* French data brings ECB outlook back into focus
* Some in the market remain nervous about EU elections
* Rating firms may await EU polls before upgrading periphery
(Updates prices, adds fresh comments)
By Marius Zaharia and Emelia Sithole-Matarise
LONDON, May 22 Yields on the euro zone's
lower-rated bonds stabilised on Thursday as expectations the
European Central Bank will ease monetary policy overshadowed
concerns about anti-austerity fallout from EU elections.
The focus moved back to the ECB after data showed French
business activity contracted in May, after forecasts had called
for an expansion. The German private sector's strong performance
continued, but it was not enough to cause a sell-off in the bond
The ECB has already signalled possible monetary easing
actions in June. Any weak economic data release revives the
debate over whether it will start printing money to fight
deflation and boost growth.
Spanish 10-year yields were 1 basis point
higher on the day at 3.03 percent. Italian yields
rose a similar amount to 3.22 percent.
They reversed a small dip after the French data, but
remained 20 bps or more above the record lows hit last week.
The recent rise in yields followed healthy debt sales in
Spain and Italy and some concern that a strong result for
Eurosceptic parties in this week's European Parliament elections
will weaken some governments domestically.
"Clearly we had some weak data ... and the market is now
back to realising that the ECB is going to deliver something,"
said Jean-Francois Robin, global head of strategy at Natixis.
There was still some hesitancy to commit to big positions in
Spain sold 3.53 billion euros of five- and 10-year bonds
earlier in the day, the top end of the target range. Demand was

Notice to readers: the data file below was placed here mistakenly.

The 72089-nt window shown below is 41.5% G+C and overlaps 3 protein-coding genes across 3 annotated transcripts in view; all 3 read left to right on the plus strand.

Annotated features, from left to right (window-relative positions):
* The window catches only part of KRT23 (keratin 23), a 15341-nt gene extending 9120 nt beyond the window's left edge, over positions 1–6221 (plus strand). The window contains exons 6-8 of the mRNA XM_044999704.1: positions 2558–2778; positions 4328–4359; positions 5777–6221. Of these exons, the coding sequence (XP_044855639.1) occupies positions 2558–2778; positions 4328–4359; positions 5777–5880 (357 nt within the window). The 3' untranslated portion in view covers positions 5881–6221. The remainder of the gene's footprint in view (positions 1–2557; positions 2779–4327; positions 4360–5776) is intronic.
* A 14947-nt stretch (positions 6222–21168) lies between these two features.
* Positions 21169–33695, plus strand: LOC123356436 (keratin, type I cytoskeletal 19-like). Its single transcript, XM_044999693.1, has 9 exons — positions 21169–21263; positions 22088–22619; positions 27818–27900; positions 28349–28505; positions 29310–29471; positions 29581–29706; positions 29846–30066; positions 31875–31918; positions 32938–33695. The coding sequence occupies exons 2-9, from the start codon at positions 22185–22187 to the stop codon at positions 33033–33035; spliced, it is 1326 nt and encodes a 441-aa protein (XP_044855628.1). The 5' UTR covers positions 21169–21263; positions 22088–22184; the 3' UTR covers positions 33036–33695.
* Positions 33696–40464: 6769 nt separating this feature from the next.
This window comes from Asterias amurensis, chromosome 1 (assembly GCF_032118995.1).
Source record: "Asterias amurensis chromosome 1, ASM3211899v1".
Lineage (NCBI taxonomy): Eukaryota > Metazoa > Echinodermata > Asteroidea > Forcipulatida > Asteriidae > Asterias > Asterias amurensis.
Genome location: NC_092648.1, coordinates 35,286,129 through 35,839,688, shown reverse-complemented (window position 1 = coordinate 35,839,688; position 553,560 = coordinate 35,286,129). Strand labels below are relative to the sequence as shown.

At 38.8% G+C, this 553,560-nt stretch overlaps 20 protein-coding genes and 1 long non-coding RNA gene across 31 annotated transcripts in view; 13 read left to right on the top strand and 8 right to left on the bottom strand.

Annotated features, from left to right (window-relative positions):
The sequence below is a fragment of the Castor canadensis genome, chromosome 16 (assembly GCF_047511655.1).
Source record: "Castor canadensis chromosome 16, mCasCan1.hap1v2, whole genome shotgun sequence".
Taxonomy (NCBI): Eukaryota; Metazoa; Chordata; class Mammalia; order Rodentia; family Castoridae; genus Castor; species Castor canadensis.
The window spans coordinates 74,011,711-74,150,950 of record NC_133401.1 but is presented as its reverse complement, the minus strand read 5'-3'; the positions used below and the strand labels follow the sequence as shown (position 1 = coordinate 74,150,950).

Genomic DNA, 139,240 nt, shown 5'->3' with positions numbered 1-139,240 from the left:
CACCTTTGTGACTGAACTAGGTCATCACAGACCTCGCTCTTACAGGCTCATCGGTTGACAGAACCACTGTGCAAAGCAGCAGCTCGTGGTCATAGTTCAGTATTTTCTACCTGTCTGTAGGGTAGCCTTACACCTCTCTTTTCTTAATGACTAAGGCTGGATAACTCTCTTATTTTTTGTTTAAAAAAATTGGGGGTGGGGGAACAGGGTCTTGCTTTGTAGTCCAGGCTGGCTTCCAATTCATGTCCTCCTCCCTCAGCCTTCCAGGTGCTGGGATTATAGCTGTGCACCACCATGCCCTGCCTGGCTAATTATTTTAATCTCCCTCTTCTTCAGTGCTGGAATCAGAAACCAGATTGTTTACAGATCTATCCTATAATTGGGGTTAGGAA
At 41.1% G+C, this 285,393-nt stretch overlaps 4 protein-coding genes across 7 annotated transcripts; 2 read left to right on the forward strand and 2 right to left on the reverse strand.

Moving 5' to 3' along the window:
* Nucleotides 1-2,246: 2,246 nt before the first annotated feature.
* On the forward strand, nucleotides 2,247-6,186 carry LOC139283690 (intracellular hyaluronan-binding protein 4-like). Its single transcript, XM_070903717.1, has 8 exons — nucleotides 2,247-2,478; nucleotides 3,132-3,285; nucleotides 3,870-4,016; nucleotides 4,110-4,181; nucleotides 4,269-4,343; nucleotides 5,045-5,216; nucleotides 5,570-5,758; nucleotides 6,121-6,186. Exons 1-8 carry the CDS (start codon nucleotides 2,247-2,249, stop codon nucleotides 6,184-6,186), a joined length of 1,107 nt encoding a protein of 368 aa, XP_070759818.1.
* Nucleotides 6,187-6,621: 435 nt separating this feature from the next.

weaker than it had been at previous sales but was still almost
double the amount sold, giving Spain record-low borrowing costs.
"Spain remains one of the best performers in terms of
fundamentals and structural reforms versus other periphery
countries," said Annalisa Piazza, a market economist at Newedge.
Last week, Spain sold 5 billion euros of inflation-linked
bonds and Italy sold 14.25 billion of debt. Both Spain and Italy
secured about half their funding programmes for this year.
Some strategists say the EU elections could destabilise some
of the euro zone governments at home.
In Greece, a strong showing by anti-bailout parties may hurt
an already-fragile coalition, potentially paving the way to
national elections. In Italy, a poor result for Prime Minister
Matteo Renzi's party might weaken his drive for the swift
reforms he promised when he took power in a party coup.
But many in the market said selling pressure was always
going to be temporary as long-term investors had not
"We have held substantial positions in Spanish, Italian and
Portuguese bonds since the beginning of the year as we expect
continued economic improvement in southern Europe," said Martin
Harvey, fixed income manager at Threadneedle Investments.
"Given that the election results are unlikely to affect this
backdrop, we maintain holdings through the election."
The political uncertainty may still make rating agencies
cautious when they decide on Friday on the ratings of Greece,
Portugal, Spain, France, the Netherlands and the UK.
"The political situation - you have to take that into
account as a ratings agency," said Elwin de Groot, senior market
economist at Rabobank. "It is better to wait for the outcome of
EU elections and see if stability is maintained."
(Editing by Jeremy Gaunt)